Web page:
The offices are the working heart of the building. They are naturally lit and ventilated with a high degree of flexibility for reconfiguration as required over the life-span of the building. The offices comprise three of the six levels and occupy all six fingers. This arrangement maximises connectivity between and within departments, and ensures that the public functions adjoin the Salle des Pas Perdus, while those that are private are furthest away. Support functions are located at the lowest levels of the building below the public, judicial and office spaces. The central ‘Living Archive’ is located below the Salle des Pas Perdus and connected to the offices fingers. Communal staff areas such as the central library and restaurant are located at ground level between the office’s fingers with direct access to the landscaped courtyards. In the Antwerp Law Courts, the simplicity of the segregated circulation routes aids orientation and benefits from views across the courtyards as well as providing the necessary vertical and horizontal security. The built form will define a series of natural boundaries that significantly simplify the management of the building and create a flexible system that can easily adjust to cater for future growth and change.


Concept


The concept is a gateway response without monumentality, but with a roof form generated from perspective lines and Flemish paintings of barges passing through the countryside. The scheme inverts the traditional arrangement of a law courts by placing hearing rooms and public space on the top of the building, allowing views across the city. The private spaces below face onto courtyards, which provide quiet and daylit spaces contributing to a calming environment. It will extend to incorporate connections to parks, bridges and road, allowing clear views from the street and developing the city skyline. This building is a key inspiration to the masterplan for the ‘Nieuw Zuid’ (New South) which the team has developed with the City of Antwerp. The eight law courts within six linear wings are arranged around the Salle des Pas Perdus. The hearing rooms are the formal interface between the judiciary and the public. These spaces are placed above the office fingers and are accessed centrally from the Salle des Pas Perdus so that the hearing rooms and the public space flow over the top of the building. The principal hearing rooms are grouped around the Salle des Pas Perdus and frame the public space with the tallest of the roof structures. The smaller hearing rooms are arranged along the fingers under an undulating series of stainless steel roofs oriented to take advantage of light from the north. Service space for the hearing rooms is sandwiched between the hearing rooms and the offices below responding to a functional need to provide decentralised plant, while architecturally it separates the spaces above and below so that the hearing rooms appear to float over the building. The office wings overlook landscaped courtyards, allowing a natural link between the exterior and interior spaces. Public connections consider integrating the building with Konijnenwei Park (to the east) and Bolivarplaats (to the north). These connections will be furthered through the masterplan to reintegrate the city by providing east/west feeder roads linking the southern fringes.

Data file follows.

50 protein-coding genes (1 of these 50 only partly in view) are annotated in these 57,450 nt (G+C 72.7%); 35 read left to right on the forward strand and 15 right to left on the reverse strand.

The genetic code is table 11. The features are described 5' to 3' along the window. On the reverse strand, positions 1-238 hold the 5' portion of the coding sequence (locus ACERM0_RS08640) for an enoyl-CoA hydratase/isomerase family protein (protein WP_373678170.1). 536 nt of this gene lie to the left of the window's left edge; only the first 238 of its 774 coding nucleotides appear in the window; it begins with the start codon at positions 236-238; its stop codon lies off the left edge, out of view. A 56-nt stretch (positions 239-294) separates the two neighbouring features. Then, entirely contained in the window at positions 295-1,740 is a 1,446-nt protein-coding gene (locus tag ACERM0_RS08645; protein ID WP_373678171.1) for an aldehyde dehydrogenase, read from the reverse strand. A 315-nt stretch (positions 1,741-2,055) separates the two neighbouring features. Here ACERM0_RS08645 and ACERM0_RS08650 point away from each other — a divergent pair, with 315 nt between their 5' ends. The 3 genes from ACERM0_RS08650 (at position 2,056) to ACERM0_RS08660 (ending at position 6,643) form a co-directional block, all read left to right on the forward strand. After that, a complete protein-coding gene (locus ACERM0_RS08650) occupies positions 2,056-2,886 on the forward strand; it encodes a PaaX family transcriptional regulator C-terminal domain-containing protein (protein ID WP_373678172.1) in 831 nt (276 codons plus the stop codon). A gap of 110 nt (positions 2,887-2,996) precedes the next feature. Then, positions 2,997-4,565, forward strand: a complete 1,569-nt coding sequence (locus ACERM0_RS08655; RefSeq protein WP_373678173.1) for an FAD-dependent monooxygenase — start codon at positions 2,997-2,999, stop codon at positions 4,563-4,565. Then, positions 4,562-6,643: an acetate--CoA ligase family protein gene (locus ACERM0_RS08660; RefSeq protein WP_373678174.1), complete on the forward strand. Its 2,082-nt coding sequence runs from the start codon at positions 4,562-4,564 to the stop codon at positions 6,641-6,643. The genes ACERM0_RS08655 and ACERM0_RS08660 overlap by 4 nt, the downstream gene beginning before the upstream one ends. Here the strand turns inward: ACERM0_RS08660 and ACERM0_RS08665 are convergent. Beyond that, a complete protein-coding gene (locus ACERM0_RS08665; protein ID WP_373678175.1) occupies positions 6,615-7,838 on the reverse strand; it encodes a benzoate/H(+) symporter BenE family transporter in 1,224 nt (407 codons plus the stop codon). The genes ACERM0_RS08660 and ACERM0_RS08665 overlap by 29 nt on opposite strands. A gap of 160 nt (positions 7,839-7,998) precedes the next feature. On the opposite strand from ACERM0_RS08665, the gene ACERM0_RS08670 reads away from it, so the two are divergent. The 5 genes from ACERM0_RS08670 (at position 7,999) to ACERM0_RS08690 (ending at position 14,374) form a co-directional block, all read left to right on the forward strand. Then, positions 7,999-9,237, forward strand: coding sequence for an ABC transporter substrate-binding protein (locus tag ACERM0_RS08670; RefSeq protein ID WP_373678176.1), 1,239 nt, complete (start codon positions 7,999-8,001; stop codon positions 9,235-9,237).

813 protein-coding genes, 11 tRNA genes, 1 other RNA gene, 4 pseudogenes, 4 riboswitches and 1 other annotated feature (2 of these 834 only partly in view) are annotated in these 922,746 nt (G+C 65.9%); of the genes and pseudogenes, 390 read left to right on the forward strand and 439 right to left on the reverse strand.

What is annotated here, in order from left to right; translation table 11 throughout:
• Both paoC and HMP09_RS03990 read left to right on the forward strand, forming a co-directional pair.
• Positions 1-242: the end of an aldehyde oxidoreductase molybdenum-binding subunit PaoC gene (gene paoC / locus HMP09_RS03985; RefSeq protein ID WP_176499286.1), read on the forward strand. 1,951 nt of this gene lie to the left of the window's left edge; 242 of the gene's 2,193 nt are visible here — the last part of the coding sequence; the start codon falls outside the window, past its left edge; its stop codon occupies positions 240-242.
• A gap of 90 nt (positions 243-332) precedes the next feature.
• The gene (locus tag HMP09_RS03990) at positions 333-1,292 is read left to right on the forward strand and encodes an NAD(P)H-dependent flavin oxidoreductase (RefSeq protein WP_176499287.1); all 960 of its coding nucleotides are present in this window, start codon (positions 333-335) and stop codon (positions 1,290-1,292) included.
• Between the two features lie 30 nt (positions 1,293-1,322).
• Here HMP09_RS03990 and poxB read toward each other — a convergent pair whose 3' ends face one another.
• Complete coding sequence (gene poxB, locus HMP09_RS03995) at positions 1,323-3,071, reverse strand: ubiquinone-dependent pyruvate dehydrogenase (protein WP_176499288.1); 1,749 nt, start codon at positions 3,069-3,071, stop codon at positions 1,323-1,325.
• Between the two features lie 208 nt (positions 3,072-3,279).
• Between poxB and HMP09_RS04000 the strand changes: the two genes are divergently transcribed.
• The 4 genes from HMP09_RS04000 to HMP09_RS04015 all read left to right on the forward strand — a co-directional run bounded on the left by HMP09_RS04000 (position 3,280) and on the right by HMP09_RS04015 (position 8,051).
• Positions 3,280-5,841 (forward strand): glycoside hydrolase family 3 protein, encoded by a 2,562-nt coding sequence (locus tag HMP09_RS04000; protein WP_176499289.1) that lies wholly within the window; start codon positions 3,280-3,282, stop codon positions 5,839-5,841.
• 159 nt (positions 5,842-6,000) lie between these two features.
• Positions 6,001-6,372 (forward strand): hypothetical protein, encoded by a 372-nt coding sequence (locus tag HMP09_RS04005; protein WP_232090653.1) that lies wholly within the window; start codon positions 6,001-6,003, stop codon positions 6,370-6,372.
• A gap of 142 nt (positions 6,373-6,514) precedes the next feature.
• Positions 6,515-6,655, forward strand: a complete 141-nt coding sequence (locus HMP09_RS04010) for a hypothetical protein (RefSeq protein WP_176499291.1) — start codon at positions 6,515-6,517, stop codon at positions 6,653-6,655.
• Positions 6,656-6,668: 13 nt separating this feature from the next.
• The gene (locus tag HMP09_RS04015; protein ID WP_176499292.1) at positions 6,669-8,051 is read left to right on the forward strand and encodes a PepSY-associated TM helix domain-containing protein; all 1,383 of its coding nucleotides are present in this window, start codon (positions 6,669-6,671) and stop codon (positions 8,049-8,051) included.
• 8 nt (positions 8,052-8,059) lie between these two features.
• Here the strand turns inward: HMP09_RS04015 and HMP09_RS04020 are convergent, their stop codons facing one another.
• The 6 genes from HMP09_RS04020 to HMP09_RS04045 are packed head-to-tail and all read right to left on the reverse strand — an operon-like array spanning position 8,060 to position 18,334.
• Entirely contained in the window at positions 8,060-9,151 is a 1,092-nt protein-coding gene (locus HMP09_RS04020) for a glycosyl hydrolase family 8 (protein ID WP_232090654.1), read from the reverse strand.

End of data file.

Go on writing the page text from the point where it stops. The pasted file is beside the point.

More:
ANTWERP LAW COURTS

ARUP as Engineers

Distinguished by a sail-like timber roof, Antwerp Law Court gives new and dramatic expression to the southern edge of the city skyline. Intended to be a new landmark on Antwerp's horizon, the new law courts were to bridge an existing motorway. This created a major challenge, not just in structural engineering, but also in keeping traffic disruption to a minimum during the construction.


Arup responded by creating a bridge deck, supported on the motorway central reservation walls. This allowed the Salle des Pas Perdus, a vast central public space, to be constructed whilst the motorway remained in operation.


Each of the courtroom 'sail' roofs is formed by four interconnecting timber hyperbolic paraboloids. Each of these is supported by an elevated courtroom deck, formed from concrete pre-cast units bonded together. Connecting the roof 'sails' to these units was a crucial step. To ensure the feasibility of this process, Arup produced 3D models of the steelwork connections, which also demonstrated the aesthetic appeal of the design.


In order to minimise energy use, the courtrooms were designed with northlight high performance glazing, while the offices used both high performance glazing and solar shading louvres. To minimise interruption to courtroom proceedings, Arup's specialists installed a quiet ventilation system. The office spaces adopted a mixed mode ventilation system.


As well as fitting neatly into the existing landscape to provide a visually pleasing profile, this award-winning law court is a symbolic gateway to the city and a lively hub for the surrounding area.